Fifteen patients (10 women and five men, median age 56 years, range 33 to 78 years) with new diagnosed RA (patient-reported symptom duration <1 year, median symptom duration 7 months, range 2 to 12 months) according to 1987 American College of Rheumatology criteria , previously disease-modifying anti-rheumatic drug naïve, were started on MTX 10 mg weekly and reached a stable dose of 20 mg after 2 weeks of increasing the dose by 5 mg each week. Synovial biopsy samples were obtained by arthroscopy from all patients before and after a median of 8 weeks of treatment. Clinical evaluation and evaluation of the therapeutic response according to European League Against Rheumatism (EULAR) response criteria (a median of 3 months after MTX initiation) were performed by a rheumatologist. X-ray scans of hands and feet were obtained at baseline and 1 year after diagnosis. Nonsteroidal anti-inflammatory drugs, per oral prednisolone to a maximum dose of 10 mg daily and intraarticular glucocorticoid injections in joints other than the one subjected to biopsy were permitted according to clinical indication. Additional file 1 summarizes the demographic characteristics of the patients. All procedures where approved by the Northern Stockholm Ethical Review Board and informed consent was obtained from all the participants in the study.
Presence of RANKL, RANK and OPG was detected using the following monoclonal antibodies: anti-human RANKL antibody at a final concentration of 5 μg/ml (12A668; Abcam, Cambridge, UK), anti-human RANK antibody at a final concentration of 5 μg/ml (9A725; Abcam) and anti-human OPG antibody (MAB805; R&D Systems, Minneapolis, MN, USA) at a concentration of 2.5 μg/ml, using a previously published protocol . We further characterized the synovial cell phenotype using several monoclonal antibodies: anti-human CD3 antibody (347340; BD Biosciences San Jose, CA, USA), anti-human CD68 antibody (M0814; DakoCytomation, Glostrup, Denmark), anti-human CD31 antibody (clone EN4, MON6002; Novakemi Ab, Uden, the Netherlands), anti-human CD138 antibody (B-A38; Diaclone Res, Besancon, France) and anti-human CD19 antibody (HD37; DakoCytomation). The isotype of all primary antibodies was IgG1 and a concentration-matched mouse IgG1 was used as the negative control (DakoCytomation).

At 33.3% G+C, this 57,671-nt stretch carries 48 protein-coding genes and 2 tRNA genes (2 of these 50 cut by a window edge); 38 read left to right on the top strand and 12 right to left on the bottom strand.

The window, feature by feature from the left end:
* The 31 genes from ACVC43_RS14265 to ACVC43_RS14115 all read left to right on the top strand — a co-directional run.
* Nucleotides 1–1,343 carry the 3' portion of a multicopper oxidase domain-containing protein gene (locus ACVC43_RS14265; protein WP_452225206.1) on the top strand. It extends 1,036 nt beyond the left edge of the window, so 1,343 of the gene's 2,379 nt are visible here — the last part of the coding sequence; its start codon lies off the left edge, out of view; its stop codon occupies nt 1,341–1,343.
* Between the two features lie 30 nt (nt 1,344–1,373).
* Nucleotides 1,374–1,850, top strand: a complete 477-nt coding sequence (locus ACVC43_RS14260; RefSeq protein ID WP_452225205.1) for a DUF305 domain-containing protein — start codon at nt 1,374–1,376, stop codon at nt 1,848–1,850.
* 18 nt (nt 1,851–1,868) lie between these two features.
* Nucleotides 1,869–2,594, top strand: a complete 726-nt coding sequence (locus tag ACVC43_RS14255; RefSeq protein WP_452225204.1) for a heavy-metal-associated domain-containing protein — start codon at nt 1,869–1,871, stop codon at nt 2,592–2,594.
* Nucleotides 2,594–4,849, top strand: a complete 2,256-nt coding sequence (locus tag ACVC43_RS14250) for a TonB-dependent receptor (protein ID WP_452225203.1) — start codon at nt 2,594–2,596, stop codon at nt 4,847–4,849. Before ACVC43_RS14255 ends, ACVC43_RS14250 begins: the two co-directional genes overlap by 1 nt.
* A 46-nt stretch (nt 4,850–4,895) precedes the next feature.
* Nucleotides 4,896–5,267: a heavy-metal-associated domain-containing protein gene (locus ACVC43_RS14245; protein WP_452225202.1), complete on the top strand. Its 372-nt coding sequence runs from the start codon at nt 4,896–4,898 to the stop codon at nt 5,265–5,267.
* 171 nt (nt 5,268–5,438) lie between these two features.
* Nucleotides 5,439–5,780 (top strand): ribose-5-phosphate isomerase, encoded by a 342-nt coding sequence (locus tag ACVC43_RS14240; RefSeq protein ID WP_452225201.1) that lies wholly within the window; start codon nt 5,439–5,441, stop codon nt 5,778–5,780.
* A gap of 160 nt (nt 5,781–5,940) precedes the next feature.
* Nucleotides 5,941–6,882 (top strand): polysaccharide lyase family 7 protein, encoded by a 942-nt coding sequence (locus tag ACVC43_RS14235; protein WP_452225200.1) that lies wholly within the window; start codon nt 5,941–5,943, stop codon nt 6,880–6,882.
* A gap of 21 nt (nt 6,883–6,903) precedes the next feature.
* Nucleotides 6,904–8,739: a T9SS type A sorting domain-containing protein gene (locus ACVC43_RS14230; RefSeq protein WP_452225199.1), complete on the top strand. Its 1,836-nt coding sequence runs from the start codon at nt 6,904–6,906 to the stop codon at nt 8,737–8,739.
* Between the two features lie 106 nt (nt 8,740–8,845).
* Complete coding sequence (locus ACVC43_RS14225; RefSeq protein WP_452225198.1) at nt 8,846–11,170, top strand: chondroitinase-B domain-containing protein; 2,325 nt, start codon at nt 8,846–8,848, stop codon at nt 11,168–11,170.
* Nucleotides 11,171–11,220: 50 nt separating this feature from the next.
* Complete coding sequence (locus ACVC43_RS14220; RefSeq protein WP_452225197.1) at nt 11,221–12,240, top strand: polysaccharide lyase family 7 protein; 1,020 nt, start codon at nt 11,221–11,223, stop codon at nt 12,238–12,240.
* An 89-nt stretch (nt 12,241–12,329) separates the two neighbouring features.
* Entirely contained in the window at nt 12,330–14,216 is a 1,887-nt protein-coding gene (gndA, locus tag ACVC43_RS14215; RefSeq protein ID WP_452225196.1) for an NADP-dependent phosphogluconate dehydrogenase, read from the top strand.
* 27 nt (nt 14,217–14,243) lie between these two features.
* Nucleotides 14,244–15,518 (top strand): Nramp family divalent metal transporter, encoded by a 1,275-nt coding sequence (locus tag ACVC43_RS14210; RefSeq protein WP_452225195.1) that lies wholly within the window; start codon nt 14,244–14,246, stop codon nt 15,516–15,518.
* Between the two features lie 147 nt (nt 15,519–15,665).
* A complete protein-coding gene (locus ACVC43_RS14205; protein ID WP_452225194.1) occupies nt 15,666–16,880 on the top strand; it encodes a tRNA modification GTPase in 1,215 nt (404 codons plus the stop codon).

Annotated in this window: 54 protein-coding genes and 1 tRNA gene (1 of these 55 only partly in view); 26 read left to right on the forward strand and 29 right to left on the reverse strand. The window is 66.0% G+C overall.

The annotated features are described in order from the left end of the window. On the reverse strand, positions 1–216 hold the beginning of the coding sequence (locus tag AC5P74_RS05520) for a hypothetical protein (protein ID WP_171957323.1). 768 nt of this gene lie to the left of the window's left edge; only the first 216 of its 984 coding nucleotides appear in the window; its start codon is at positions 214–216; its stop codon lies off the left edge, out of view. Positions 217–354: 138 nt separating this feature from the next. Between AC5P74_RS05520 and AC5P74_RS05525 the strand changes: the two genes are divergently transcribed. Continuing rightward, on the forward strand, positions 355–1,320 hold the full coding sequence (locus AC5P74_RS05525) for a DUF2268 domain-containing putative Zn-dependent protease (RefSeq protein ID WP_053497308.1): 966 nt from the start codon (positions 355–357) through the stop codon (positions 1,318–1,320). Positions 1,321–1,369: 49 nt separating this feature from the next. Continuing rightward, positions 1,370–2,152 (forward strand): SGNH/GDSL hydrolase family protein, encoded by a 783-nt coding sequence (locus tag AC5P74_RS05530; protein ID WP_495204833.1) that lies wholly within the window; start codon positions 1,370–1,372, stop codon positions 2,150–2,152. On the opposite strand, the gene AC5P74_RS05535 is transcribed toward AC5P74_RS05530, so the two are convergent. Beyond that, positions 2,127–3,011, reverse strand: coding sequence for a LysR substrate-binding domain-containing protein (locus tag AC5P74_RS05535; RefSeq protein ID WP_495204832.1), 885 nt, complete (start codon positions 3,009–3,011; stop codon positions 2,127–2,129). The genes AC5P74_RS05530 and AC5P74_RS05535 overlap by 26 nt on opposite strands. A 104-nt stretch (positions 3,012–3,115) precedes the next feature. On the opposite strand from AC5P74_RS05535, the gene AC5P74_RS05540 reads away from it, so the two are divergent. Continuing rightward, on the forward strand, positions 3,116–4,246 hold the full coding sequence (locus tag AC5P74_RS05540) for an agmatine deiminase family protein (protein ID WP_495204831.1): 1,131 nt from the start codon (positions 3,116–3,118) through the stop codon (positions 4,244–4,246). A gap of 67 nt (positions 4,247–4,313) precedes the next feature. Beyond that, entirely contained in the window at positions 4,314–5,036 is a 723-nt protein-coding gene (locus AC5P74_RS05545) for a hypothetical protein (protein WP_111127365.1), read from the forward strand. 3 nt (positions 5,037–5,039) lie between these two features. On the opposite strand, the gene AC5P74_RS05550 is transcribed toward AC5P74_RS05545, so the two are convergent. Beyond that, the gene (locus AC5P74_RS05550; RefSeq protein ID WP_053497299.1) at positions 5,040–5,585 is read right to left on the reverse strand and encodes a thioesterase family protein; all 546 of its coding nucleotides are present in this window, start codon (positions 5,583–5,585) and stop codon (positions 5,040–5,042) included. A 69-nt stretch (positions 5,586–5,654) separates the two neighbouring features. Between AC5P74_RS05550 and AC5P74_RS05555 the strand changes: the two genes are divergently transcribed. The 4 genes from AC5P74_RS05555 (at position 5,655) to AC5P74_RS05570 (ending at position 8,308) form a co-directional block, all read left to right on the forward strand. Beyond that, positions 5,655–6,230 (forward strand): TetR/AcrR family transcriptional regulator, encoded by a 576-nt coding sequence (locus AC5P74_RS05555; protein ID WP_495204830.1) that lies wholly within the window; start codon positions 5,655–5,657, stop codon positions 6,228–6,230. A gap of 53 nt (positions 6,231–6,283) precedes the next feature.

Synovial biopsy sections were evaluated semiquantitatively, using a four-point scale (0 = no staining, 1 = low amounts of staining, 2 = moderate amounts of staining, 3 = high amounts of staining) by two independent observers (SR and AIC) who were unaware of the patient’s identity and biopsy sequence, as described previously . Final scores represent the means of the two independent observations. For quantification, synovial expression of three of the stained markers (RANKL, RANK and OPG) was evaluated using computer-assisted image analysis (250× magnifications) as described previously .
Cell culture and western blot analysis
The human osteoblast-like sarcoma cell line (SaOS2) was purchased from DSMZ (Braunschweig, Germany), and cultured in McCoy’s 5A medium (Invitrogen, Carlsbad, CA, USA). RA synovial-derived fibroblasts from two different donors were purchased from Dominion Pharmakine (Deiro, Bizkaia, Spain) and cultured in Dulbecco’s modified Eagle’s medium. All media were supplemented with 10% heat-inactivated fetal bovine serum. All reagents were purchased from Gibco (Carlsbad, CA, USA).